# How many amps coming in on one 120V leg from the pole?

About how many amps are coming in on one 120V supply leg from the pole?

Amperage does not “come in”. It depends on the load.

Bingo!

Kenton, you only have one of the two measurements needed for the formula.

AxV=W

Since you’re asking about the service coming in off the utility pole, the only breaker is the fuse at the transformer, or the wire itself. So total amperage available is what the ampacity of that size wire is, or the fuse at the transformer, whichever is less.

So… what’s common? I guess I’ve seen skinny wires for old 100 amp services and bigger sizes for 200 amp services. To be honest, I just looked for problems like contact with branches, not consistent conductor size.

I’m researching Australian residential electrical systems (which inspectors there do not inspect at all, something that I intend to change) but in googling “Australian electrical systems” I get a response that their residential systems are limited to 10 amps, even though supply from the pole is 240 and 50 Hz. According to what you guys tell me, can that be limited by conductor size? I’m guessing no, only that conductors will overheat if overloaded.

So I’m in the early stages of trying to figure out Australian residential electrical systems, even though it brings up more questions about US electrical systems.

Is this what you are refering too? I think they mean individual branches of residential circuits are 10amp.

The normal maximum current capacity is 10 Amps, but 15 and 20 Amp plug and socket combinations are available, when used with appropriately rated sub-circuits.

http://www.britzinoz.com/info/electric.htm

Electricity supply in Australia

Normal Household Electricity is: 240 volts, 50 Hz, 10 amps max.
The normal mains voltage in Australia is 240 volts, but this can vary between 216 and 254 volts depending on time and load conditions in the distribution system.
The normal maximum current capacity is 10 Amps, but 15 and 20 Amp plug and socket combinations are available, when used with appropriately rated sub-circuits.
The operating frequency is 50 Hertz
www.acma.gov.au
It is very common for new migrants to bring a few British 4 or 6 gang extensions, and change the single plugs on those, to an Australian one, to start of with.
Australian Plugs do NOT have fuses, but are limited to a 10 Amp supply.

Amps X volts = watts (Kilawatts) Watts is what you pay for;-)

Hey, I agree, the further up the ladder you climb, the harder you hit after you jump. What’s this got to do with my question?

This is where I started my research, David. It’s not answers.

I think a lot of you guys might listen to Chris and Michael.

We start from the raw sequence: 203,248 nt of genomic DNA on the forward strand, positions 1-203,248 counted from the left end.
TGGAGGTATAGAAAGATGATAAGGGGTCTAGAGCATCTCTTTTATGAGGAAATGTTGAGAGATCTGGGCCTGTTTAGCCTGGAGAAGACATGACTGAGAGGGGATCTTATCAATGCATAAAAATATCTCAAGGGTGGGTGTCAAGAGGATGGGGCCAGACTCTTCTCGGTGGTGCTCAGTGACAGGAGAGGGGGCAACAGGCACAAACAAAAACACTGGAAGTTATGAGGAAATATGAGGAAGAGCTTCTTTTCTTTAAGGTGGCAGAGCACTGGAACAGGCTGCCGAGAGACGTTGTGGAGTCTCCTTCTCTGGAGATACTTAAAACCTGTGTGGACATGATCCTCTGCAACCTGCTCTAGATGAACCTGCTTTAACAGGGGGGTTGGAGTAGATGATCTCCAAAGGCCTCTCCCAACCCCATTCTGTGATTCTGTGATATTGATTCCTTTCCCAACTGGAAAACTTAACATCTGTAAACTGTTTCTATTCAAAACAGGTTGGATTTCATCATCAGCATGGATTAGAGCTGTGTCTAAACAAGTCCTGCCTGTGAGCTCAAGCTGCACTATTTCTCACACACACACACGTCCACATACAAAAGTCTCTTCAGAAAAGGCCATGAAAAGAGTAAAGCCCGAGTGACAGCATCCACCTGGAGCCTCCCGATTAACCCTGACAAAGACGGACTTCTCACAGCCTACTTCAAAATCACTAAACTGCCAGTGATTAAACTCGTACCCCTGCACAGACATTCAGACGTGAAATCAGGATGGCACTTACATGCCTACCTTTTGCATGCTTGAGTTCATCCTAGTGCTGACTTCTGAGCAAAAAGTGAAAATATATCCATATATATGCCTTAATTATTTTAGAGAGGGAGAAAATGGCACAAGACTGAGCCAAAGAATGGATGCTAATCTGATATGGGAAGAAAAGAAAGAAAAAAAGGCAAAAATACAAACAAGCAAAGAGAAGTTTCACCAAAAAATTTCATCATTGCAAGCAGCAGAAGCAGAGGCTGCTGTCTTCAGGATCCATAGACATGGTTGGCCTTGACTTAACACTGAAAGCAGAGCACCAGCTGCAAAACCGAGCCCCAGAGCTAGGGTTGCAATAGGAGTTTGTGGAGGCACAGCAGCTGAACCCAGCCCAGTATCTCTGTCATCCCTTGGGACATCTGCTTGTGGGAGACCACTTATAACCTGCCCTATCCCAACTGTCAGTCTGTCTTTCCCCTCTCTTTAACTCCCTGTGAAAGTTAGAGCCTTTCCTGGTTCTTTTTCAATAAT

I agree with David the 10 amp number is for branch circuits not the entire system ampacity in the house. Even at 230 volts you cannot run much in a dwelling at only 10 amps.

If you want high capacity than you can use more amps like 3 or 5. If you want less then go for 2 amps.

I believe if you are referring to the potential amperage that can be provided by the utility company, the number is virtually limitless.

Southern California Edison (SCE) uses these standards

Jeff, those numbers are used to coordinate short circuit fault protection interrupting rating. The service equipment needs to meet or exceed the available current.

It’s a strange question.

I agree with Jeff. There really isn’t much limiting what is available from the service drop. It’s the service OCP which provides the limit. For a U.S. 240 volt 200 amp service, that would be 200 amps on each leg or 24,000 Watts rated capacity on each leg (48,000 Watts combined).

If the stated Aussie limit of 240V @10Amps is for a service, that’s only 2,400 Watts. That would be the equivalent of a 120V 20 amp branch circuit.

I think the numbers that you are reading apply to typical lighting and outlet circuits, not the service

I’m not sure there is a “common”. As you know, most residential breakers in the US are 100 or 200 amp.

There are no amps until there is load applied. Voltage is always present, like the water below your faucet handle. Voltage is pressure, amperage is flow. So the pressure (voltage) is there waiting, and the flow (amperage) is determined by the load, like how you turn the handle on the faucet farther for more flow.

Hope this makes sense

Understood.

I’m not sure if I followed the question accurately, but it looked to me as if he was asking the potential amount of current that can be supplied from the utility company, which is virtually limitless.

You will find residential panels with 10K and 22nd AIC, amps interrupting capacity.